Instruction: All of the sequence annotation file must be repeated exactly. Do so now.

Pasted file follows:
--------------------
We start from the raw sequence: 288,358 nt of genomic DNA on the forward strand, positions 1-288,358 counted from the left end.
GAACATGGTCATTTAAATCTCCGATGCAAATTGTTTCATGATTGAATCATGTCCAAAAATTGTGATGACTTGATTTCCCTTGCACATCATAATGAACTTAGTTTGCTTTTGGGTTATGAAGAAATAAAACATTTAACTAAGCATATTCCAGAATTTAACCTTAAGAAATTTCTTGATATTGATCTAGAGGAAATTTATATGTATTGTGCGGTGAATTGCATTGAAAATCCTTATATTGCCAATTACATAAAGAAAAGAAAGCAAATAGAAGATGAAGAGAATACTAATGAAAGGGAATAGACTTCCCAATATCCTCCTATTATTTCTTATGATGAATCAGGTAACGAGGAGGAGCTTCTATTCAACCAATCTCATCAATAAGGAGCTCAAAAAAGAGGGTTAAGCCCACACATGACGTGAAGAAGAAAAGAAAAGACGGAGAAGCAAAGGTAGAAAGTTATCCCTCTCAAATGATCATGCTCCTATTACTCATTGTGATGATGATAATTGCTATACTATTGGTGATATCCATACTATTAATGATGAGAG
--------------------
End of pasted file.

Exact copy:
We start from the raw sequence: 288,358 nt of genomic DNA on the forward strand, positions 1-288,358 counted from the left end.
GAACATGGTCATTTAAATCTCCGATGCAAATTGTTTCATGATTGAATCATGTCCAAAAATTGTGATGACTTGATTTCCCTTGCACATCATAATGAACTTAGTTTGCTTTTGGGTTATGAAGAAATAAAACATTTAACTAAGCATATTCCAGAATTTAACCTTAAGAAATTTCTTGATATTGATCTAGAGGAAATTTATATGTATTGTGCGGTGAATTGCATTGAAAATCCTTATATTGCCAATTACATAAAGAAAAGAAAGCAAATAGAAGATGAAGAGAATACTAATGAAAGGGAATAGACTTCCCAATATCCTCCTATTATTTCTTATGATGAATCAGGTAACGAGGAGGAGCTTCTATTCAACCAATCTCATCAATAAGGAGCTCAAAAAAGAGGGTTAAGCCCACACATGACGTGAAGAAGAAAAGAAAAGACGGAGAAGCAAAGGTAGAAAGTTATCCCTCTCAAATGATCATGCTCCTATTACTCATTGTGATGATGATAATTGCTATACTATTGGTGATATCCATACTATTAATGATGAGAG